Among the five kinds of animals Mongolian herders breed (i.e. horses Equus caballus Linnaeus, 1758, camels Camelus bactrianus Linnaeus, 1758, cattle Bos taurus Linnaeus, 1758, Bos grunniens Linnaeus, 1766, and their hybrids, sheep Ovis aries Linnaeus, 1758, and goats Capra hircus Linnaeus, 1758), the horse holds a particular status, perceivable in the slaughtering techniques used and the way its skull is treated after death. Leaving horse skulls in high places (i.e. trees, mountains, and ovoos − stone cairns erected in homage to the master spirits of a place) is a common, though poorly understood, practice. This article studies the modalities of these horse skull repositories within an interdisciplinary approach, combining social anthropology and osteology. The study of the choice of place for the skulls and their associated objects highlights the differentiation processes among the horses as individuals, in relation to their lifetime status. This relation between human and horses unfolds into the landscape, which is invested with numerous ovoo cairns and horse skulls; a reminder that these spaces are shared between humans, horses and invisible entities. In the absence of private land ownership on the Mongolian steppe and in the interest of a balanced coexistence with all the inhabitants of this shared land, we show that the horse skull repositories subtly combine honour to individual horses, respect to the master spirits of the land, and discrete appropriation of territory by herders.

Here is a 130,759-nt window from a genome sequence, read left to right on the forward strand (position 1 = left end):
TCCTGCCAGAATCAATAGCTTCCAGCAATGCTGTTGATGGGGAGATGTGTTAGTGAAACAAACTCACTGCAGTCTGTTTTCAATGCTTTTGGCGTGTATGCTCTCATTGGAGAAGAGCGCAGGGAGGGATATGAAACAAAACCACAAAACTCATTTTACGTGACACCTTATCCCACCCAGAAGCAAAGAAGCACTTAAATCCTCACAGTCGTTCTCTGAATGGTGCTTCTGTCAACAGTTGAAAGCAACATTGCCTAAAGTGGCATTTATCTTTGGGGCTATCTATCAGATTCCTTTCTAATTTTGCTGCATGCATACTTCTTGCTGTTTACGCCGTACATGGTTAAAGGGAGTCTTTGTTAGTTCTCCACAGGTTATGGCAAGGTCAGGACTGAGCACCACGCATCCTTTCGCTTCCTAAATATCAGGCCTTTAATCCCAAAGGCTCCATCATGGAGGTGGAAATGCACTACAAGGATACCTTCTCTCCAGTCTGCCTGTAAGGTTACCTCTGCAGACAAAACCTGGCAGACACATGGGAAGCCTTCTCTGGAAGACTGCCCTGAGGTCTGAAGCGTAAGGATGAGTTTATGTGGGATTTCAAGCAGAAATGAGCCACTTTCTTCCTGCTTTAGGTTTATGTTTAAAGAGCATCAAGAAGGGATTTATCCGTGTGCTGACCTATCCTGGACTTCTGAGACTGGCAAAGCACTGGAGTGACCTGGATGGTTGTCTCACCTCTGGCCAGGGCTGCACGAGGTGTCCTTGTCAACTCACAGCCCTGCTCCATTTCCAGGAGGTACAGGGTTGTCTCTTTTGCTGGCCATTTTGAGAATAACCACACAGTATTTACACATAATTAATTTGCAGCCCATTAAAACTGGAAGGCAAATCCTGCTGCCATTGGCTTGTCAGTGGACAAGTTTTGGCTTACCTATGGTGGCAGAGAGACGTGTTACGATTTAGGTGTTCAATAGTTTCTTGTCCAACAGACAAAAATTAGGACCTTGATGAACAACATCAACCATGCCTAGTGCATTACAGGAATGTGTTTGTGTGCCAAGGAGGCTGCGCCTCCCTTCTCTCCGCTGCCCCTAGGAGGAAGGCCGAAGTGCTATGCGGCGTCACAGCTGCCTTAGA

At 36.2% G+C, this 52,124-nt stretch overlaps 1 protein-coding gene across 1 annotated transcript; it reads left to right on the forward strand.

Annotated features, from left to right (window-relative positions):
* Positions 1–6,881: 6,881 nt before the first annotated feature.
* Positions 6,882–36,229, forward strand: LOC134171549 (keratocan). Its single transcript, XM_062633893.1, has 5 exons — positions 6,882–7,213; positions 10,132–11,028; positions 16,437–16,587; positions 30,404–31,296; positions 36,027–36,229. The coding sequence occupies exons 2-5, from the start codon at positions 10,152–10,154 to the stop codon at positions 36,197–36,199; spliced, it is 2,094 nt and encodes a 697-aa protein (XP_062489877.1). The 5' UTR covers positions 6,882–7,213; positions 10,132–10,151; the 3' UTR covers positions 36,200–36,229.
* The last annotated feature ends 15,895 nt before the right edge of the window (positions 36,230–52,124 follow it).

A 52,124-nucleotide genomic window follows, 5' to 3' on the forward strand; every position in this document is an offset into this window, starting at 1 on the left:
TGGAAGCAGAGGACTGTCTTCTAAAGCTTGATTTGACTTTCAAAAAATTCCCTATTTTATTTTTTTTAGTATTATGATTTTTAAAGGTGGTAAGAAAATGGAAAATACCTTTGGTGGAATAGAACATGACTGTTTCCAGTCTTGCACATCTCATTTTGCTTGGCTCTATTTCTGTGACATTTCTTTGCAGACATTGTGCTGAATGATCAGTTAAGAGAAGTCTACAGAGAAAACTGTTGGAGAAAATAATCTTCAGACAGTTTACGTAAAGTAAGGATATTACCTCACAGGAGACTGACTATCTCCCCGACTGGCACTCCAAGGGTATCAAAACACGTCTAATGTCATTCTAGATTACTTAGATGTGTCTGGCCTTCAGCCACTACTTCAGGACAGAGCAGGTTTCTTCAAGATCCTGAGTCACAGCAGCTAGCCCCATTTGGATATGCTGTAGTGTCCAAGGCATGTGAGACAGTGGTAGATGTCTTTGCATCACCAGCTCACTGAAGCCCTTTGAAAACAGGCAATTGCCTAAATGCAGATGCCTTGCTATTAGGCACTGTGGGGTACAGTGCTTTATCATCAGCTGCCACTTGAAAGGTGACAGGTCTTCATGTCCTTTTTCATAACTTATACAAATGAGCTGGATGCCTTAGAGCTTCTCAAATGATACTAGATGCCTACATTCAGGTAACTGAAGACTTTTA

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Vol. 52 • No. 2